Just last week, we had learnt that mobile messaging app leader WhatsApp achieved the milestone of 70 million active users in India – a country that has a little over than 250 million mobile internet users and has emerged as the most promising market for mobile and internet ventures. While many global giants, including WeChat and Line are keeping a close eye on their userbase growth in the country, homegrown Hike messaging app is trying to capture the largest chunk of the local mobile messaging market, after crossing over 35 million active users mark recently.
Kavin Bharti Mittal, Founder and CEO – Hike Messaging app, feels that India mobile messaging market is at a very nascent stage and as more than billion people in India are yet to come on the Internet, the industry poses as a big opportunity vis-a-vis challenge.
Quite recently, we managed to get a time on Kevin’s calendar for an exclusive video interview and asked few tough questions about Hike’s growth, challenges, competition and his take on the growth of mobile messaging in India. While the complete video interview is embedded, here are few excerpts of the interview:
Kavin: The number of unique people using internet recurring basis and even lower that. And for our best case, there are less than 100 million unique mobile internet user in the country. A lot of whom are still experimenting with internet. So, it’s definitely a challenge, but market is going very fast. Also, we are growing with the market. In India, it is very early, and I think our first idea is how to cover first 100 million people, and then go from there. So that‘s the path we are on right now.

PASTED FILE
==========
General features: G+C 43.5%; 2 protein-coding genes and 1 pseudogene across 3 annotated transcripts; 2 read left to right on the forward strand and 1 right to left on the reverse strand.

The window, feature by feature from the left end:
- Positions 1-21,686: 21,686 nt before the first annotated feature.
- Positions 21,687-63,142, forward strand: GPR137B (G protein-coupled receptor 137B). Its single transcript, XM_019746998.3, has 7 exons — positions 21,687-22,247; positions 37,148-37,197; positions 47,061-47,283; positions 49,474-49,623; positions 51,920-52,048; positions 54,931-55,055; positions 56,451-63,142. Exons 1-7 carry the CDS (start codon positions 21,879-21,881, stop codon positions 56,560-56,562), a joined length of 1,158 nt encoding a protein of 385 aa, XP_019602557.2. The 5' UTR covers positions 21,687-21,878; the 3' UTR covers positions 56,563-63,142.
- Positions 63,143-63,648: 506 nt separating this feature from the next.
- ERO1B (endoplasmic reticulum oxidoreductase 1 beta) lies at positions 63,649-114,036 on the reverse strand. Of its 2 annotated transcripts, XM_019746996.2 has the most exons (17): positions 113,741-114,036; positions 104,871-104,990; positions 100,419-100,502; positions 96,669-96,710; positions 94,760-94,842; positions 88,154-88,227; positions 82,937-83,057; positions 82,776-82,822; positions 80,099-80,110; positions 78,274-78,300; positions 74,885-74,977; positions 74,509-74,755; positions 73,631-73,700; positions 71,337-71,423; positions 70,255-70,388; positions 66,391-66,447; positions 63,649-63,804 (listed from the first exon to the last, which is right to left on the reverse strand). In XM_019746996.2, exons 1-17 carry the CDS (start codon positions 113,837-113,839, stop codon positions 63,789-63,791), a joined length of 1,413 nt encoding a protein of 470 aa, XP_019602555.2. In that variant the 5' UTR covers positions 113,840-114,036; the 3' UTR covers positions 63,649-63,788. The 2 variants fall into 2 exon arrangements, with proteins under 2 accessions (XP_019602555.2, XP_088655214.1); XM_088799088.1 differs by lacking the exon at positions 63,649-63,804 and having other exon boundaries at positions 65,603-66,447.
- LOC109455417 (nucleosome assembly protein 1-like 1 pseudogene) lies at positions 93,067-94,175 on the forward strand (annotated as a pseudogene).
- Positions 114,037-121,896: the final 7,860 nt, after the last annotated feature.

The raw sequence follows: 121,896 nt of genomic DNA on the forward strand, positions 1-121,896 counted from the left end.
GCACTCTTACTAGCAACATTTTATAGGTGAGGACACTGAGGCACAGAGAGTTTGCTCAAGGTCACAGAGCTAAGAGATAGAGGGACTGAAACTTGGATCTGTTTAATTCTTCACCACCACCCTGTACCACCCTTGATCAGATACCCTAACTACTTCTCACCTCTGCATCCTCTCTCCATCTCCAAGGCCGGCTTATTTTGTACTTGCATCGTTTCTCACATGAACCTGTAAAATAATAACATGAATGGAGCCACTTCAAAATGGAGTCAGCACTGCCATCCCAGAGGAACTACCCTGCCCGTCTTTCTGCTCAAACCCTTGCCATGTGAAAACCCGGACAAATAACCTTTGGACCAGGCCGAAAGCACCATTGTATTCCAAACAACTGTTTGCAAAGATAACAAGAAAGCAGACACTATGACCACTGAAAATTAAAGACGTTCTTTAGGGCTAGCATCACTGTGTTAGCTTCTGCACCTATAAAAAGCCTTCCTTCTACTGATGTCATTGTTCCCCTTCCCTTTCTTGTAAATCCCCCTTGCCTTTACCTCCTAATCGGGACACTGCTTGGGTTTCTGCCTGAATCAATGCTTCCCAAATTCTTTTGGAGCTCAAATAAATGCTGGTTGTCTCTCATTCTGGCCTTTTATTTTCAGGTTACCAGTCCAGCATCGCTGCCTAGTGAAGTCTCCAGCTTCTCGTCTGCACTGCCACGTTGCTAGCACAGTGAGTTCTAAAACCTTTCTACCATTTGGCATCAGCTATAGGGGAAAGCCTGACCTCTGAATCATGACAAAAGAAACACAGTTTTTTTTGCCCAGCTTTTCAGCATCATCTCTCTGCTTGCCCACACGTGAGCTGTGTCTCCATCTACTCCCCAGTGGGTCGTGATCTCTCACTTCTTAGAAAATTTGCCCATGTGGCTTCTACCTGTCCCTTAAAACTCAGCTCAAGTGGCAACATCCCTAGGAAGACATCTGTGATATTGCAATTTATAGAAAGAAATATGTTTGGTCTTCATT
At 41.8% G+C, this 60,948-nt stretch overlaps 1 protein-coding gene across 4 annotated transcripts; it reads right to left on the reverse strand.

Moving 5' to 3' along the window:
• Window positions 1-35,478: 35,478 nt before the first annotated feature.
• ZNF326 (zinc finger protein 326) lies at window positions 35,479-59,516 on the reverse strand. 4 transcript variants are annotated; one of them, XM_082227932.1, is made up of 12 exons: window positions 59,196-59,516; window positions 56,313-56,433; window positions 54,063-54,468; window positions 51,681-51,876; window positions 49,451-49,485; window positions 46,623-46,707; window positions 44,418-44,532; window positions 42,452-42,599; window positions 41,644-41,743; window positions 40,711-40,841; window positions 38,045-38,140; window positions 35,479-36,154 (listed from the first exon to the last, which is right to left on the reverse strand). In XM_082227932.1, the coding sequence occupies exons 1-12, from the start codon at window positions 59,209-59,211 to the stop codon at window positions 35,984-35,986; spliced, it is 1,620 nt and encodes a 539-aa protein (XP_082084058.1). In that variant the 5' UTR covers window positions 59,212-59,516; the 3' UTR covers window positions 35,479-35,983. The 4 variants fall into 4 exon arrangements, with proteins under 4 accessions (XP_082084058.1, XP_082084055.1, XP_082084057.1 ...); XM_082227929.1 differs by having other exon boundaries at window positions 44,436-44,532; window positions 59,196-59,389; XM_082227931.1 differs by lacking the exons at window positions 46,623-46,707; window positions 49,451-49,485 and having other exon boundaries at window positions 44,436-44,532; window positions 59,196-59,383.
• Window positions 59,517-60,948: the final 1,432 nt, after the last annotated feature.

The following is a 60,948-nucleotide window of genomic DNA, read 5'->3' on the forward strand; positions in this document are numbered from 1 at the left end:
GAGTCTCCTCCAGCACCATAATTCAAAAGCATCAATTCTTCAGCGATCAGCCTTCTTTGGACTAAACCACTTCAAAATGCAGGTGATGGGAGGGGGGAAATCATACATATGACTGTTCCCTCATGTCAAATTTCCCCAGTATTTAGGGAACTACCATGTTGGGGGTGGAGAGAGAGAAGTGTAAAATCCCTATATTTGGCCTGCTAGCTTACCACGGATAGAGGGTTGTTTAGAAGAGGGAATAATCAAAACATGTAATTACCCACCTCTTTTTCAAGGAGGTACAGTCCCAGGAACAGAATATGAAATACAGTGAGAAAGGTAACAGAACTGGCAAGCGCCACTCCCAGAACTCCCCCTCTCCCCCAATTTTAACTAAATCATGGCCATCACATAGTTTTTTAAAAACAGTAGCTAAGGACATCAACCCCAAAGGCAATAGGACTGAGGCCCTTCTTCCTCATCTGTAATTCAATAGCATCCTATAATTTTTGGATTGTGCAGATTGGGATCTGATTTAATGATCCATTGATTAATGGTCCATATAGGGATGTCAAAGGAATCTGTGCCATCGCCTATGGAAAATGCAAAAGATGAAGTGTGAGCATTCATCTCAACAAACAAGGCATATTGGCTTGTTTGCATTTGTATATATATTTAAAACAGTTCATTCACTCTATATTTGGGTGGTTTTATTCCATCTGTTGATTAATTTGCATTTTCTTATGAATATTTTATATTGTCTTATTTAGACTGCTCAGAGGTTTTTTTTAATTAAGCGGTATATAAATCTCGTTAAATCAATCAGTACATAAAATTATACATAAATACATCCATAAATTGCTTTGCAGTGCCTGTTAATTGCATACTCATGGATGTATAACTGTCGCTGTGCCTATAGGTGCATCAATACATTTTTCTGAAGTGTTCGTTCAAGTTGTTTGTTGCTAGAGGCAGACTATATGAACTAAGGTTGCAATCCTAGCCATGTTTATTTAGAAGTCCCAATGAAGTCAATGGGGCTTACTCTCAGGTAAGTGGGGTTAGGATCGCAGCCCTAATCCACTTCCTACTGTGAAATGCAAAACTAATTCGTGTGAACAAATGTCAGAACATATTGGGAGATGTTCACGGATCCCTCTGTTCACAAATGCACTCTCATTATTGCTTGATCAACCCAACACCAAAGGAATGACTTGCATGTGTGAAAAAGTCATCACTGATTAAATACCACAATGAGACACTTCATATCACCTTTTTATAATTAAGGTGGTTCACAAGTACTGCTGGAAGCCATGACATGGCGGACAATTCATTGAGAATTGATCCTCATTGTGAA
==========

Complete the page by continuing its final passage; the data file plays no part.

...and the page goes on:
Dazeinfo: That’s interesting, I recently read on your interview which said your goal is to reach 100 million users pretty soon in next 2 year if I am not mistaken.
Kavin: yes, I think within 18 months.
Dazeinfo: Considering that WhatsApp, which is your best competitor right now, already has 50 million users in India, and that projection says there are going to be only about 150 million people using messaging platform. How do you think that achieving that target would be much easy?
Kavin: so we see messaging something that could do much more than text and photos. We believe that messaging could be the highway to the internet in a mobile-first country. We must realize there are billion people who would come on the internet for the first time in their life. Demand for content is a huge but there is a fundamental lack of understanding what the internet means, and we believe messaging will help to solve that. So that’s how audience and we want to go beyond sending messages and build that gateway to highway to the internet for most people from our country. And I think broadly speaking, let’s say 5 to 10 years from now, a lot of Indian will come online and the question is can hike build enough innovative features that solve the problem in the market for different part of population. We have already seen diversity in the application. We have people that do some stuff in south that is completely opposite what people will be doing in the north, and that’s very interesting. So, tackling those challenges will help us to get 100 million mark within 18 months.